Generally move regulatory & permitting bodies up to higher levels of government. You can’t expect a small city to have the necessary skill or knowledge to effectively regulate every industry. Part of the reason Japanese zoning is so good is that the best minds in urban planning join a national-level agency to build a general plan rather than devolve responsibility to municipalities.
It’s not enough to want reform, or even to succeed at changing the rules. We have to have a plan to implement change and a credible path to building political power. This means building a voting bloc that will back these reforms, funding candidates who embrace them, and putting in the work to help them win their campaigns.
It is far easier for would-be reformers to change the formal structure of an institution than to change its practices. Redesigning the lines and boxes in an organizational chart is simpler than changing how that organization, in fact, operates. Changing the rules and regulations is simpler than eliciting behavior that conforms to them.
If you take just one thing from this post, make it this: The only thing that matters to your average politician is how many votes they can win. If you can move enough votes to get them elected, then they start listening to you. This is the secret that entrenched interests don’t want the tech industry to know.
Political power for change is only wielded by people who can move votes. Be that through celebrity, niche interest groups, popular movements, or social networks. It’s a lie that money buys political power ― just look at Tom Steyer or Mike Bloomberg. Money is only important in that it helps grow a network, or funds outreach and services.
If you want to build something to fix politics, start with this question: how do I get people to vote for the person I prefer? 9 times out of 10 the answer to that is “volunteer for a local candidate and bring your friends.”
Don’t wait for the perfect candidate to help. Find someone close to what you want and then move them in your direction by showing up to help them. Good volunteers are in incredibly short supply, so you will gain an outsize influence by just being reliable. Yes, this means giving up your weekends for a few months during campaign season, but the ROI is the power to change your community for the better.
The power for fundamental reform must be created at the local level first. Not only because of the practical considerations (you can easily influence a local candidate), but because new candidates don’t have access to existing power structures and won’t be incentivized to perpetuate them. As local candidates grow, they run for higher office and your influence rises with them as long as you help grow their constituency.
Yes, this might take 10 to 15 years to reach the level of federal change, but you can flip your city council in just one election.
Find out what elections are coming up in your city. Email all the candidates ― I guarantee they will respond (and if they don’t, then they’re probably going to lose). Ask them where they stand on a few of your most important issues and then show up to a volunteer day to help the one that most closely aligns with you. You should be looking for the least-bad option that you can pull your direction, not for perfection.
Give money to good candidates in your city and in important local races across the country. My friend Tom Fish started Liberal Tomorrow to highlight great candidates at the local level across the US, and I’ve recently joined on to help. Check out our recommended candidates. If you know other great candidates, then please send them our way!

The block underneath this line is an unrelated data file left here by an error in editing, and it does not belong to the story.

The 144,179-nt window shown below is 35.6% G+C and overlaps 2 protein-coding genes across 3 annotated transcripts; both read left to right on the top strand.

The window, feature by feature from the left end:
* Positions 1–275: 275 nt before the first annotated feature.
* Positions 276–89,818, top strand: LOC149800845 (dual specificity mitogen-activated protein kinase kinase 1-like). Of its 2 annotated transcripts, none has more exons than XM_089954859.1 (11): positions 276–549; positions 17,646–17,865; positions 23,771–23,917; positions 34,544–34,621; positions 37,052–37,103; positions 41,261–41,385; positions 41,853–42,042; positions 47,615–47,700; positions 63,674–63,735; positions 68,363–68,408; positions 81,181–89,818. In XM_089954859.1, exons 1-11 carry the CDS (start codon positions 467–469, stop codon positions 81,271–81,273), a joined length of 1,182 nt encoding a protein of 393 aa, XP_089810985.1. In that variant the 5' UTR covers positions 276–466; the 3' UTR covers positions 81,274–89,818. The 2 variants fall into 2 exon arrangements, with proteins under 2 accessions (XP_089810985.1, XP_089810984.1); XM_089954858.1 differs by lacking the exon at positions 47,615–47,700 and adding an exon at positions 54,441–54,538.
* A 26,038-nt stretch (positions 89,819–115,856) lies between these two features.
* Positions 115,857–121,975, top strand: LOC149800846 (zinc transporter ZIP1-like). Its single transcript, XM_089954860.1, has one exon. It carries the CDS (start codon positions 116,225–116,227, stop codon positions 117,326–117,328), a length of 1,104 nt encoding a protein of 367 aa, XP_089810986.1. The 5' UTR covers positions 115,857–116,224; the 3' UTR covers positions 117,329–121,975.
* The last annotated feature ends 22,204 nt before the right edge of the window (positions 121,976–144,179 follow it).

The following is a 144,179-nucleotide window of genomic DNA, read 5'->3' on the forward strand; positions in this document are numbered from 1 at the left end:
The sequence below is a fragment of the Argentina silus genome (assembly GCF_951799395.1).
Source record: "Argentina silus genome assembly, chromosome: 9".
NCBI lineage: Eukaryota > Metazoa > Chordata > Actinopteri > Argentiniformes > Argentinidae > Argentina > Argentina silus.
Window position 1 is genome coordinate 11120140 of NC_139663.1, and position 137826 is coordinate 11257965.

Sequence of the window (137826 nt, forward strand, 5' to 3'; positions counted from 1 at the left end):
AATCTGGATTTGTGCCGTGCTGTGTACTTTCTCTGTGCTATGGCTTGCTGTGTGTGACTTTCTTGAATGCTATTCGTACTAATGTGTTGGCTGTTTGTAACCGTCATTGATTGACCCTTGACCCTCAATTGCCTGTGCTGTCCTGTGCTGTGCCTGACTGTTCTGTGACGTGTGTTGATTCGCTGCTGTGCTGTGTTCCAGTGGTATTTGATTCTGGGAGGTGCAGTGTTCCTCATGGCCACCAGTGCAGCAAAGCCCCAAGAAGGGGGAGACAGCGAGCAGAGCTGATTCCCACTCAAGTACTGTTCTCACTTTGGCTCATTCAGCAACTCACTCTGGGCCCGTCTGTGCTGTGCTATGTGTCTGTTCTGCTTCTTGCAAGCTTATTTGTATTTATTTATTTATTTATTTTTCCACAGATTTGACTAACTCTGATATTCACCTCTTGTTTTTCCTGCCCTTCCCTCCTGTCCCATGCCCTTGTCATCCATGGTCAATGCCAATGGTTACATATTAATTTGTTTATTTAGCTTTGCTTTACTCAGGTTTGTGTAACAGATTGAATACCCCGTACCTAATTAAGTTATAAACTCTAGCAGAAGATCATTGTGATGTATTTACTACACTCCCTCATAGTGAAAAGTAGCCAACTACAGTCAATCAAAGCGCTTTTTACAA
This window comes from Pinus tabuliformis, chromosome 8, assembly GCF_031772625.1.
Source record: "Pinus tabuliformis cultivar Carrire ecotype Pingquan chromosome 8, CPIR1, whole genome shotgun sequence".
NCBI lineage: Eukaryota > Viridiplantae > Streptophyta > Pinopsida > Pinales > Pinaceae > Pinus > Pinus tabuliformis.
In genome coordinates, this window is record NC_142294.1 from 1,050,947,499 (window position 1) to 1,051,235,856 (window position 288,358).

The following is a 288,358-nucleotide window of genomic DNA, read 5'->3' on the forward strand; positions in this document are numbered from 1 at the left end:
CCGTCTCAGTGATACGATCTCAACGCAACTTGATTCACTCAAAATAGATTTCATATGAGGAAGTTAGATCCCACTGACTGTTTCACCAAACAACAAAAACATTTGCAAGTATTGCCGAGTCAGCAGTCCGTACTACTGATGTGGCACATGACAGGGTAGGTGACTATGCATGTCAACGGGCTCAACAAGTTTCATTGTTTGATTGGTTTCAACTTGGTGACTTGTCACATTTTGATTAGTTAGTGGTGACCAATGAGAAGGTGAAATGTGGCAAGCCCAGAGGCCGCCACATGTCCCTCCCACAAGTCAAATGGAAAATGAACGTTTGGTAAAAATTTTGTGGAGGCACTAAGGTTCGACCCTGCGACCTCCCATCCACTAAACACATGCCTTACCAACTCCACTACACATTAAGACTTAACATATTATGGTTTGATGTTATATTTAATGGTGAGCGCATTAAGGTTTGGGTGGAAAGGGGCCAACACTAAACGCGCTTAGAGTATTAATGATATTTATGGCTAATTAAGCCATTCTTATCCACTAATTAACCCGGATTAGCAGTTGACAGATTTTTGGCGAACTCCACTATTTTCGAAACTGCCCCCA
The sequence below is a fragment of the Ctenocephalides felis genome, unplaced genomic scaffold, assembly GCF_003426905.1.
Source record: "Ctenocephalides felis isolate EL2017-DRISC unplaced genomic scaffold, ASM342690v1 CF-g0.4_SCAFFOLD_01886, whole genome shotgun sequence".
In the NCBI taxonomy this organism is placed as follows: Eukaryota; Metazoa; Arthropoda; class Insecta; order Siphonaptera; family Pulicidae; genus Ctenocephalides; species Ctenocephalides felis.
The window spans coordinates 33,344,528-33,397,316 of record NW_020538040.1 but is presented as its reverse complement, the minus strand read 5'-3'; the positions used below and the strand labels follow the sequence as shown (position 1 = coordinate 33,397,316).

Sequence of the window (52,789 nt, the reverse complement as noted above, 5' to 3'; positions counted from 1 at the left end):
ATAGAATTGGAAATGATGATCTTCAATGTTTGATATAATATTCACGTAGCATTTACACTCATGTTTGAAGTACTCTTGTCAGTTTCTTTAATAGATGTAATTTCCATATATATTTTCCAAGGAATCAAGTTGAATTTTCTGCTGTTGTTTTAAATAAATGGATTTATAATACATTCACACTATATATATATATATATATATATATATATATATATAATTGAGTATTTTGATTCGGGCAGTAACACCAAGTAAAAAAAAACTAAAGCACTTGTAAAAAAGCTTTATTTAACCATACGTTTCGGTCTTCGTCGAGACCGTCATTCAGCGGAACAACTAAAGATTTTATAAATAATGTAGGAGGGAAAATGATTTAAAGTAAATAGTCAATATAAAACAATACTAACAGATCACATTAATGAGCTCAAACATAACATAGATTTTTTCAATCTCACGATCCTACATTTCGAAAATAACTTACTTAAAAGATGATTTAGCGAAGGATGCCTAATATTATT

Give money to organizations doing the hard work of moving votes and running people for office. I’m on the Board of Directors of YIMBY Action, and I recently ran for office, so I’m biased… but if you believe in abundant housing and dense, diverse, and dynamic cities then join YIMBY.
I also do local organizing with The Neoliberal Project in San Francisco. We have a broader ideological vision than YIMBY (all neoliberals are YIMBYs, but not all YIMBYs are neoliberals), and are spinning up local chapters nationwide. Join The Neoliberal Project if you consider yourself pro-immigration, pro-free-trade, pro-markets, or support a robust social safety net, carbon taxes, and pragmatism over populism.
I believe in labor specialization. If you’re good at building then you should build.
I’m unusual. I’m both a software engineer and in politics. I spend my days writing code and my evenings organizing people. These days I almost never write code for politics, but it took me a long time to learn why it’s almost always a bad idea.
If you’re like me, your first instinct will be to write an app to connect electeds with regular people, or to help neighbors talk to each other, or to publish petitions. But I want you to take this to heart: a lack of communication is not the problem.
San Francisco has the most communication between the electorate and government officials of any city in the nation, and yet we have the worst governmental outcomes. The truth is that your average person who wants a better functioning city can’t afford to spend time lobbying their government ― they need to work. More points of contact just leads to more processes that get captured by people living off of the rents of others. We should vote and let our representatives work. That’s the only equitable path.
Don’t write a single line of code until you talk to your local activists, your local politicians, or your local policy makers. This world of organizing people, of shifting public opinion, of on-the-ground political battles is wildly different from anything you’ve seen before. You can be super valuable if you listen to their problems and figure out a few small ways to increase the efficacy of a candidate or flip 100 votes.
If you still think you have a really great idea to fix politics, I am happy to give you 30 minutes to chat: book a time slot. I’ve been immersed in both the tech world and the political world for years, so I can help you avoid some common mistakes.
Most importantly, just do something. The future is not built by people who just critique ― it’s built by people who act.
Thanks to Hussain, Ira, Mike, Jordon, Sabeek, Dan, Matt, Jeremy, Morgan, Laura, Hilary, and Yonathan for their edits and advice.
Written on May 4, 2020 by Steven Buss.
Originally published on Medium